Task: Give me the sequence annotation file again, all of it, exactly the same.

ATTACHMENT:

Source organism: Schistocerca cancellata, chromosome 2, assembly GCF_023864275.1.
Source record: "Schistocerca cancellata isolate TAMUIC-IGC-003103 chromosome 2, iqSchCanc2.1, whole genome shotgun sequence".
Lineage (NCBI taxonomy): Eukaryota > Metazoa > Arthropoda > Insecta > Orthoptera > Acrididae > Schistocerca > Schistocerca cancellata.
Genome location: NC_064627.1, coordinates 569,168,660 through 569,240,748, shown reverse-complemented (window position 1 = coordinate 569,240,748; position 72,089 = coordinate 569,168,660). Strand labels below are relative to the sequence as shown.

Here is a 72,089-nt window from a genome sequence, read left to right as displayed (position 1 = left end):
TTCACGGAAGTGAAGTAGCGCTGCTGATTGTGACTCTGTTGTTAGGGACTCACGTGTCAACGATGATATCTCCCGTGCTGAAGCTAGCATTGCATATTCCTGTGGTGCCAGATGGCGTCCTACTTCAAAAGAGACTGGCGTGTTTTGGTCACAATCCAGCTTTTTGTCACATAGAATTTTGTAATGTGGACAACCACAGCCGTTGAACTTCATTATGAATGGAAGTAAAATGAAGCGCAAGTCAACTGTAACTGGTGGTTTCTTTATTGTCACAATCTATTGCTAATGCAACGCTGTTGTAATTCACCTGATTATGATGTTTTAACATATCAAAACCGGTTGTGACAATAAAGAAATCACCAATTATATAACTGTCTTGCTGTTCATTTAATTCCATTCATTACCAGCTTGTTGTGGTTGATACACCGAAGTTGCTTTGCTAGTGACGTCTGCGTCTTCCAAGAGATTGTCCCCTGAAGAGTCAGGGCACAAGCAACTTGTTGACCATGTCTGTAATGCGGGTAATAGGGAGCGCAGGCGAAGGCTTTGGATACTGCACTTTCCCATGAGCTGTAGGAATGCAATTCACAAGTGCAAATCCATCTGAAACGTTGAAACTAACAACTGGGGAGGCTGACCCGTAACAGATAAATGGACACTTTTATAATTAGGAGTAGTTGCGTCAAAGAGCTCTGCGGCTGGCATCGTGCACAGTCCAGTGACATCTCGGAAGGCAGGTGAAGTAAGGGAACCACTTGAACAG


Source organism: Schistocerca cancellata, chromosome 2, assembly GCF_023864275.1.
Source record: "Schistocerca cancellata isolate TAMUIC-IGC-003103 chromosome 2, iqSchCanc2.1, whole genome shotgun sequence".
Lineage (NCBI taxonomy): Eukaryota > Metazoa > Arthropoda > Insecta > Orthoptera > Acrididae > Schistocerca > Schistocerca cancellata.
Genome location: NC_064627.1, coordinates 569,168,660 through 569,240,748, shown reverse-complemented (window position 1 = coordinate 569,240,748; position 72,089 = coordinate 569,168,660). Strand labels below are relative to the sequence as shown.

Here is a 72,089-nt window from a genome sequence, read left to right as displayed (position 1 = left end):
TTCACGGAAGTGAAGTAGCGCTGCTGATTGTGACTCTGTTGTTAGGGACTCACGTGTCAACGATGATATCTCCCGTGCTGAAGCTAGCATTGCATATTCCTGTGGTGCCAGATGGCGTCCTACTTCAAAAGAGACTGGCGTGTTTTGGTCACAATCCAGCTTTTTGTCACATAGAATTTTGTAATGTGGACAACCACAGCCGTTGAACTTCATTATGAATGGAAGTAAAATGAAGCGCAAGTCAACTGTAACTGGTGGTTTCTTTATTGTCACAATCTATTGCTAATGCAACGCTGTTGTAATTCACCTGATTATGATGTTTTAACATATCAAAACCGGTTGTGACAATAAAGAAATCACCAATTATATAACTGTCTTGCTGTTCATTTAATTCCATTCATTACCAGCTTGTTGTGGTTGATACACCGAAGTTGCTTTGCTAGTGACGTCTGCGTCTTCCAAGAGATTGTCCCCTGAAGAGTCAGGGCACAAGCAACTTGTTGACCATGTCTGTAATGCGGGTAATAGGGAGCGCAGGCGAAGGCTTTGGATACTGCACTTTCCCATGAGCTGTAGGAATGCAATTCACAAGTGCAAATCCATCTGAAACGTTGAAACTAACAACTGGGGAGGCTGACCCGTAACAGATAAATGGACACTTTTATAATTAGGAGTAGTTGCGTCAAAGAGCTCTGCGGCTGGCATCGTGCACAGTCCAGTGACATCTCGGAAGGCAGGTGAAGTAAGGGAACCACTTGAACAG